Letter, Opinion

Short-term rental regulations hurt the little guy

Dear Editor,

Most people who rent out a property they own through Airbnb or VRBO are people like myself who are just trying to make ends meet and be able to afford a small slice of Vermont.

We rent out our vacation homes to pay the mortgage and the upkeep. There’s no big profit to be had. I bought my vacation property in 2003 and started renting it out in 2011 after a painful divorce. I would have had to sell the house I plan to retire in someday, but renting it out enabled me to hold onto it for myself and my children on a teacher’s salary. My children would have been heartbroken had I been forced to sell our place.

In the 10 years I have been renting it, I have yet to turn a profit (I hope to do so for the first time in this coming year). But I have paid tens of thousands of dollars to my loyal housekeeper, local electricians, plumbers, landscapers, and carpenters, as well as tens of thousands of dollars

in property taxes and Vermont room taxes. Most of us are doing this out of a labor of love, and it allows for a greater supply of vacation rentals at prices that average people can afford —average people who want to experience Vermont country life. Many are young people with children that can’t afford to book three rooms in a hotel. Many are people from urban areas experiencing real nature for the first time. Some of them don’t look like the average Vermonter, or share the same culture, but the opportunity to experience Vermont is just as good for folks from the city as it is for native Vermonters to experience them. Plus, it doesn’t hurt that they bring an influx of tourist dollars to a struggling state economy. If you enact this legislation [Bill H.200], the unintended consequences will be bad for just about everyone, except for the hotel industry. These unintended consequences include:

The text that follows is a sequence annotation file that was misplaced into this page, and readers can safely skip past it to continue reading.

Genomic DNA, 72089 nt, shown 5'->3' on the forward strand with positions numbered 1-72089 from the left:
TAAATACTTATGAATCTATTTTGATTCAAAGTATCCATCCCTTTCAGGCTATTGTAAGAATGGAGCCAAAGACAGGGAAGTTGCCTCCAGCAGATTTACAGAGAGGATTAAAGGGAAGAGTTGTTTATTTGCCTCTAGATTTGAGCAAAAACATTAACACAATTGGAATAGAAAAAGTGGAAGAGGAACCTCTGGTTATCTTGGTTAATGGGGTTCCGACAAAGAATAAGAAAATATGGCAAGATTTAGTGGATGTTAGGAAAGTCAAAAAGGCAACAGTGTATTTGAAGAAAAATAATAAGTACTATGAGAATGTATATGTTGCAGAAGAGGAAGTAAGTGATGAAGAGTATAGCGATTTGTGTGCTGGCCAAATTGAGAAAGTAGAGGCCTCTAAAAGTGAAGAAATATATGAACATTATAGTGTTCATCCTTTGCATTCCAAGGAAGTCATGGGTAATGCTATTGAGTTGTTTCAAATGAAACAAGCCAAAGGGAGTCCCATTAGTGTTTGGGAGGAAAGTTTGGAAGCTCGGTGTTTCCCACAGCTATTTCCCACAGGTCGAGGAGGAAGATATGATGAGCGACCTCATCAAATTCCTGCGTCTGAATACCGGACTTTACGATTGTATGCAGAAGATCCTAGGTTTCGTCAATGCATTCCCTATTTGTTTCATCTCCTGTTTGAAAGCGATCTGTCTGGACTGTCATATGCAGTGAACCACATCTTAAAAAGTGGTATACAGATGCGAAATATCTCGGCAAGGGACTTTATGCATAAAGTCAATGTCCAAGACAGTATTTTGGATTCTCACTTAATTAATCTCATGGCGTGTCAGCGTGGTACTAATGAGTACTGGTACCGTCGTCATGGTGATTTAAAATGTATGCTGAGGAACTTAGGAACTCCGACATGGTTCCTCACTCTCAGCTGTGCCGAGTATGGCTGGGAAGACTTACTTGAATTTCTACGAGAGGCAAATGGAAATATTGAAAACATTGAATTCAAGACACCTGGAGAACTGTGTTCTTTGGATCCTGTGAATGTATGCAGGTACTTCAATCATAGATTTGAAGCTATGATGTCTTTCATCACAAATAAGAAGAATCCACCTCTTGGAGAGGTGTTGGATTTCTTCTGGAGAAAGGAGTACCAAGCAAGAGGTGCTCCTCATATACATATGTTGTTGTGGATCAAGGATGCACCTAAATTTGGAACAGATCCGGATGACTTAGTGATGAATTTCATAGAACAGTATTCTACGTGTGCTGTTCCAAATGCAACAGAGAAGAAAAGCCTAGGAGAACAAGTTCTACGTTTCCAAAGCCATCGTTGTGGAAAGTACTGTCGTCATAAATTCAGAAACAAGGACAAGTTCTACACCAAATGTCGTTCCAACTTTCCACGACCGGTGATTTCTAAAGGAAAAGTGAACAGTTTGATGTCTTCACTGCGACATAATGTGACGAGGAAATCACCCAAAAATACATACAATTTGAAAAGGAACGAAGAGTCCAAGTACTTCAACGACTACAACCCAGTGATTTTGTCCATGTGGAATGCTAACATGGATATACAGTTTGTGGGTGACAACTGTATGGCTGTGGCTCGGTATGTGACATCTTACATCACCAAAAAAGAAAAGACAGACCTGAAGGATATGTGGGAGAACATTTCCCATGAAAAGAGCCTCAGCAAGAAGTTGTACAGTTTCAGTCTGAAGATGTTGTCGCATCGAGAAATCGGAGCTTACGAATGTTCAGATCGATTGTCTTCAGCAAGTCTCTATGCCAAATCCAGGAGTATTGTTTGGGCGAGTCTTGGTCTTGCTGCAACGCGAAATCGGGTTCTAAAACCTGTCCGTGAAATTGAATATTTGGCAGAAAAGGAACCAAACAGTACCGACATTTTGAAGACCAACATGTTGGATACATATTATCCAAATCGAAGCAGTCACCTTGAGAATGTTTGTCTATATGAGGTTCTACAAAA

Causing a loss of tourist dollars coming into the state. Like it or not, Vermont is heavily dependent on tourist dollars, and the government could use the taxes that they pay. Where will they make up this lost revenue? That’s right. They will have to raise taxes on Vermont residents if they can’t get as much from people out of state.

Causing a loss of jobs overall in the tourist and hospitality industry. People who own short-term rentals hire housekeepers who can work for themselves and make a lot more money than they can as a full-time or part-time hourly worker for a hotel chain. The extra upkeep and repairs on short-term rentals gives extra business to blue-collar trades people who get hired to work on these houses, not to mention the construction workers who build new houses to satisfy demand and do renovations to make the properties more attractive to vacation renters.

Causing a glut of properties on the market and falling property values for everyone in Vermont. The goal of making housing more affordable in Vermont is a noble one. As a lifelong progressive Democrat, I get it. But what that really means is sinking property values. Want to get a home equity line of credit to pay for some renovations after the value of your home drops? Good luck! Find yourself suddenly underwater in your mortgage because of the drop in equity in your house? Too bad. The best way to make housing more affordable for everyone is to have a stronger economy with more and better paying jobs. These proposed reforms will do the opposite.

This is not going to help the long-term rental market either. With the loss of tax revenue from the tourist industry, loss of property taxes because of falling property values, and higher unemployment, property taxes will have to go up. This will be passed onto the consumer. Most vacation rental owners will not rent their homes out long-term. They will just sell. Increased property taxes will make long-term rents go up, not down.

The proposals to require state residency requirements to operate short-term rentals and requirements for owners to live on-site at least 270 days a year and also require fire and safety code inspections. Are short-term rental owners going to be required to install fire-escapes on their vacation homes? How is this fair to people who have invested everything into their second homes and now stand to lose a good chunk of their home’s value plus be unable to make any money that they were depending on to help pay the mortgage?

Instead of trying to “level” the playing field by introducing more government regulations onto the rental industry, why not level it by reducing costly regulations for the hotel and bed & breakfast industry. In this day and age of online reviews and litigation, the threat of getting bad online reviews or getting sued for everything you own is enough motivation for businesses to provide a safe clean environment.

Is there any data that actually shows Airbnb or VRBO type rentals are any less safe or cleanly than hotels and Bed and Breakfasts? These regulations just lead to bloated government paying for salaries of unnecessary inspectors collecting unnecessary fees that stifle economic growth in Vermont and destroy small scale economic opportunity.

Lars McGee

Hatboro, Pennsylvania

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